Dame Kiri Te Kanawa (soprano) with Voices New Zealand Chamber Choir directed by Karen Grylls and Terence Dennis (piano)

Reviewed by John Button, Dominion Post

Dame Kiri Te Kanawa performs with Voices New Zealand Chamber Choir at the Michael Fowler Centre, March 13 2016, reviewed by John Button of the Dominion Post.

Michael Fowler Centre, March 13.

Dame Kiri is now over 70 years of age, and there have been ‘farewell’ concerts all over the world for some years now, but this tour through her home country must be nearly the last. Not that she looks anywhere near the end of anything and, with a carefully constructed program, she sounded just fine. Not that she now sings the wide-ranging coloratura of yesteryear, and she marshalls her resources to suit the state of the voice, but what she did sing here brought back memory after memory of the Kiri Te Kanawa of her prime. With the Voices New Zealand Chamber Choir breaking up the concert Dame Kiri showed no evidence of fatigue at concert’s end.

And the programme was not especially downmarket, as some might have expected, with a number of items that would have been new to the adoring audience. In 2014 the American composer Jake Heggie composed a song cycle for her to poems by Emily Dickinson, and ‘Newer every Day’, a cycle of five songs suited Dame Kiri down to the ground. And they are lovely songs, here done superbly aided by the stylish piano accompaniments of Terence Dennis (he played wonderfully all evening). The monologue from Jack Heggie’s musical setting of the final monologue from Terence McNally’s play ‘Masterclass’ was almost as good.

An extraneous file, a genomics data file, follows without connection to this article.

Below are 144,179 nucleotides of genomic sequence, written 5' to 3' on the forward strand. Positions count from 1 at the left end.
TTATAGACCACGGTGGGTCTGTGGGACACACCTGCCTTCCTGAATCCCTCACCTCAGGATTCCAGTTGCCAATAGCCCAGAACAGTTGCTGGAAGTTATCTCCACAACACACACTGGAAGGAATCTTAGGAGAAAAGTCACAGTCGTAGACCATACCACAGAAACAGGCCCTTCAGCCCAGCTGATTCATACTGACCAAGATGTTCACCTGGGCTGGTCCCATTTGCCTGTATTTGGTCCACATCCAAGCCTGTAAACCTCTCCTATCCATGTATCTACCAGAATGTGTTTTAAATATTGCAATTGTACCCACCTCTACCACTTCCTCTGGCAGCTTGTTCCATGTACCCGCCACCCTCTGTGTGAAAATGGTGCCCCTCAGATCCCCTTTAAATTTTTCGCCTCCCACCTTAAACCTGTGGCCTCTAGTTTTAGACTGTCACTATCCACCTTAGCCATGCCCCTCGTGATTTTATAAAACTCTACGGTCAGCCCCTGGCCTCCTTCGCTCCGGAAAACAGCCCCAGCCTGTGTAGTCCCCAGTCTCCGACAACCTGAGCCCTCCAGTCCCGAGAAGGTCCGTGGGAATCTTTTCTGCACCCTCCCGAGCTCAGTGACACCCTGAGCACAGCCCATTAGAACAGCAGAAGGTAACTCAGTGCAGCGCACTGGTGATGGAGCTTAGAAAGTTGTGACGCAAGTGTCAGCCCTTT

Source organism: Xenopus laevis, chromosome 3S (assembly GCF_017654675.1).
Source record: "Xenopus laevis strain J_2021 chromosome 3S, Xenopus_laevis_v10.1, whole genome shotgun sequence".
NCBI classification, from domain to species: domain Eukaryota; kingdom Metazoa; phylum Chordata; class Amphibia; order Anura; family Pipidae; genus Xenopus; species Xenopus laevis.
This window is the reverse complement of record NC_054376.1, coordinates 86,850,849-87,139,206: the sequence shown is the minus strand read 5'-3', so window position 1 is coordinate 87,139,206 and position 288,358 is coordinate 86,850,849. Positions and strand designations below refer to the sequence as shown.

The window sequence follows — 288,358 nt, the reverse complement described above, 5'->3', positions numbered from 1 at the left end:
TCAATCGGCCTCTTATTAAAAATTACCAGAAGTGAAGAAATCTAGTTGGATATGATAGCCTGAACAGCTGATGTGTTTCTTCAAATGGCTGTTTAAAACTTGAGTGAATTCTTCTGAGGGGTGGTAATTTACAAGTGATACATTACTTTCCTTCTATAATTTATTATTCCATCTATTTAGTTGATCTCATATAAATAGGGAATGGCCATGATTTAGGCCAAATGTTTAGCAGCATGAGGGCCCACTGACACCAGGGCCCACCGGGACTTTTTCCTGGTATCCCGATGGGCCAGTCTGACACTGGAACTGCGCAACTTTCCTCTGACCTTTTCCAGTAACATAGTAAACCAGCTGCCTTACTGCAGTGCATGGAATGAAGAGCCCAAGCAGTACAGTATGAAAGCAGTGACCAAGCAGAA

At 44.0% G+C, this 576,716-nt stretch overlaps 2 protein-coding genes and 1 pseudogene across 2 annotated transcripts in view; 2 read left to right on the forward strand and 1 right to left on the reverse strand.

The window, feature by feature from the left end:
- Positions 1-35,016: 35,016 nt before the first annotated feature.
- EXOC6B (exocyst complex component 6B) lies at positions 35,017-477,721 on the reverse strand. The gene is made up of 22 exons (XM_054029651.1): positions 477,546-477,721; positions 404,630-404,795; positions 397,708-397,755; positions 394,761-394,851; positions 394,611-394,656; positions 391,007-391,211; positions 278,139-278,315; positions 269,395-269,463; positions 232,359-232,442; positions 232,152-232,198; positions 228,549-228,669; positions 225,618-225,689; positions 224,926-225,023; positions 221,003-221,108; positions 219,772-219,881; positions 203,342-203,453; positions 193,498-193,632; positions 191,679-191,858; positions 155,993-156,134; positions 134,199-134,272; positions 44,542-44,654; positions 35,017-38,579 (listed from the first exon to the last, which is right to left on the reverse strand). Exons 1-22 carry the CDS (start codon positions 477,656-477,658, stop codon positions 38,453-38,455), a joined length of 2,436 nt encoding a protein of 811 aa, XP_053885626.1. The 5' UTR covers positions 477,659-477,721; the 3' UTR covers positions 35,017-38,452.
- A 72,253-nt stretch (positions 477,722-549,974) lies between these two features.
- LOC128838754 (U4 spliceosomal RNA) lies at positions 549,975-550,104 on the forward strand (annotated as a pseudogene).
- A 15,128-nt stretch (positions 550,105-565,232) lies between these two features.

With the choir Dame Kiri sang Mozart’s Laudate Dominum’ – lacking a little in vocal power but fine nonetheless – and Schubert’s ‘Standchen’ in an arrangement for soprano and female voices, and although I much prefer the version for mezzo and male voices, this was well done. So, too, was the ‘Nun’s Chorus, from ‘Casanova’ and, of course, ‘Hine E Hine’ which was given again as an encore along with ‘O My Beloved, Daddy’ from ‘Gianni Schicchi’.

The concert also featured the choir on its own with brief works by Grylls/Wiremu, Hamilton, Faure and Brahms. Lovely singing but Dame Kiri was the reason the huge, enthusiastic audience was in the house.